Adapting to a New Normal

2020 has been a crazy time. Five months ago, I expressed thoughts before going into an imposed lock down. Here we are going into fall, and there still isn’t a end to the drama. Science has collided with a political agenda, all being sensationalized by the media.

The predicted “delay” to this year’s tractor season has turned out to be cancellations. Major shows, fairs, auctions and other events we enjoy were regulated to the point they could not safely be held. Hard decisions had to be made, plans being made for next year….Hoping there can be a next year! Budget and revenue being a major factor. Social distancing has required us to adapt.

When there is will, there is a way. One would think the tractor passion would see an all time low. Tractor collecting is thriving and surviving! Maybe it’s a defiance, or it’s just ingenuity. Maybe it’s both, because country folk don’t just hide. We work and play hard.

One way we have adapted is the use of modern technology. Online auctions are very popular. Maybe this reason is why collections holds worth value. I’ve confessed, to the fact, my tractors are viewed in an investment perspective.

Video technology has given opportunities to show and discuss. I’ve watched many live action broadcasts from several sources such as Aumann Vintage Power and our group Antique Iron Mafia has been doing them. Social media can be a wonderful tool. I have recently become involved with a video project for Classic Tractor Fever. YouTube is even more popular now. Technology has given opportunities to see and still be safe.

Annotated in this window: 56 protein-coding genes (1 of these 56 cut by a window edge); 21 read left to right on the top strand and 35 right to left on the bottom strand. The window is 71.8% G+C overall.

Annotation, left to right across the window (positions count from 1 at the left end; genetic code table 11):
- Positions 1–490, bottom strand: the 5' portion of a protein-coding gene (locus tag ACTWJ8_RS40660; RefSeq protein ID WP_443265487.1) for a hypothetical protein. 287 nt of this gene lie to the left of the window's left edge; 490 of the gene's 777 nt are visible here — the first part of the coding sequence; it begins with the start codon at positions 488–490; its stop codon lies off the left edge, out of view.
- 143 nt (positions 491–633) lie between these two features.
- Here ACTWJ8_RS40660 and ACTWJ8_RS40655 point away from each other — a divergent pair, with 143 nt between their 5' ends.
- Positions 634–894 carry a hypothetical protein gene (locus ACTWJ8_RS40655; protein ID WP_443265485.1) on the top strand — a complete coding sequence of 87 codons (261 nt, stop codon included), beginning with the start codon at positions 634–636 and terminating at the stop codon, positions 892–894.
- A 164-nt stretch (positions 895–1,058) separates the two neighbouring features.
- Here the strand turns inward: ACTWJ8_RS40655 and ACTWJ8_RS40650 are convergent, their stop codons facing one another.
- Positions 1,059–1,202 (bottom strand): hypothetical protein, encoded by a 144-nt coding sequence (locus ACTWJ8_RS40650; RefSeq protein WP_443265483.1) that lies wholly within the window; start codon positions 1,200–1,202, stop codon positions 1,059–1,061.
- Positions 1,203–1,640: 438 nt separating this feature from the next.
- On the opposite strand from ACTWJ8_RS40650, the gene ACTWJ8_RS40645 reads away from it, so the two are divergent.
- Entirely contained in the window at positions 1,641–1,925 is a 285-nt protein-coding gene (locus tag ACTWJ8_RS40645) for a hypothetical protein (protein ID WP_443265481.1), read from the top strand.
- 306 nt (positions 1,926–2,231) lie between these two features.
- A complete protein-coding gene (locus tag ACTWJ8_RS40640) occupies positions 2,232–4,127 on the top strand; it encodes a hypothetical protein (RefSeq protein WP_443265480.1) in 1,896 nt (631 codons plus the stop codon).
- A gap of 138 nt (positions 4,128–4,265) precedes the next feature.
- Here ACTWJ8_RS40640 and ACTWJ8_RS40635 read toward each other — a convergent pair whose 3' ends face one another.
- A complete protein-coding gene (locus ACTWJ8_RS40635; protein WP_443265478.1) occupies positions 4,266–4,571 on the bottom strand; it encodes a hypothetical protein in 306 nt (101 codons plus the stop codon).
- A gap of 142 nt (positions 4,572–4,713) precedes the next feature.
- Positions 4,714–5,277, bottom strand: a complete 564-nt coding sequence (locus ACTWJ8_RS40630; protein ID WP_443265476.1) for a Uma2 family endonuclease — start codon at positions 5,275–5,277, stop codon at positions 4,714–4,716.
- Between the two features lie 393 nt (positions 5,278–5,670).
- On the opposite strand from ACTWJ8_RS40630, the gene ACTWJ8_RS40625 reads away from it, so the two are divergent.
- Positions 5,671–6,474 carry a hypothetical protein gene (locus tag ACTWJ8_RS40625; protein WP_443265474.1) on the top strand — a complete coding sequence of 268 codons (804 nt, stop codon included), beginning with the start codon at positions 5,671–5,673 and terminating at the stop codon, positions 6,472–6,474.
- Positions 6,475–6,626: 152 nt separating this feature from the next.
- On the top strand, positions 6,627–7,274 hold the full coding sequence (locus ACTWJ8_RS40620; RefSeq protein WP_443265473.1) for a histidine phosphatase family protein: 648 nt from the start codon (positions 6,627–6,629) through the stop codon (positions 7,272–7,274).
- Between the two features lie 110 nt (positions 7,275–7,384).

There is plenty of reading and pictures available. We can still recieve tractor news via magazines Internet technology brings our bloggers who write and share pictures to enjoy. We need to continue supporting this source.

Tractor drives have become popular. My friend Cindy Ladage remarked “This is the year 2020 answer to tractor shows.” We can enjoy our old iron and fellowship of other enthusiasts while still maintaining safe social distancing. Drives are also a great way to not only look our heritage over, but experience the sounds, the smell of fuel and smoke, and to see the unit move.

Very few shows are being held this year. I did get to display once and have read reviews and viewed pictures of other shows. This is an example country folk don’t just hunker down and hide.

I imagine many peices, of collections, are getting tweaked and tuned. All the parts dealers, I’ve visited with, tell me business has been booming. Everyone is using their free time to catch up projects that were put off. There may be new equipment on display in 2021 that hasn’t been shown simply for the fact the restoration has finally been completed.

My friend Doug Edwards has many projects in his shop at Edwards Tractor Restoration. Business is good!

My tractors get “played with” on a regular basis. Thankfully the farmstead, where I keep them, has chores for them to perform. The plow shears were shined in the big garden. Weeds and grass get mowed. I have a blade for road maintenance. My tractors don’t sit idly by waiting for another year. It gets lonely playing alone though.

However you choose to stay safe needs to be respected. Social distancing seems extreme, to me, but I can respect no invasion of personal space. The future outlook shows we will need to continue to adapt. Sadly, I have my doubts, our lives will return to how we once lived. Stay safe! I hope to see everyone when the crisis finally calms down.

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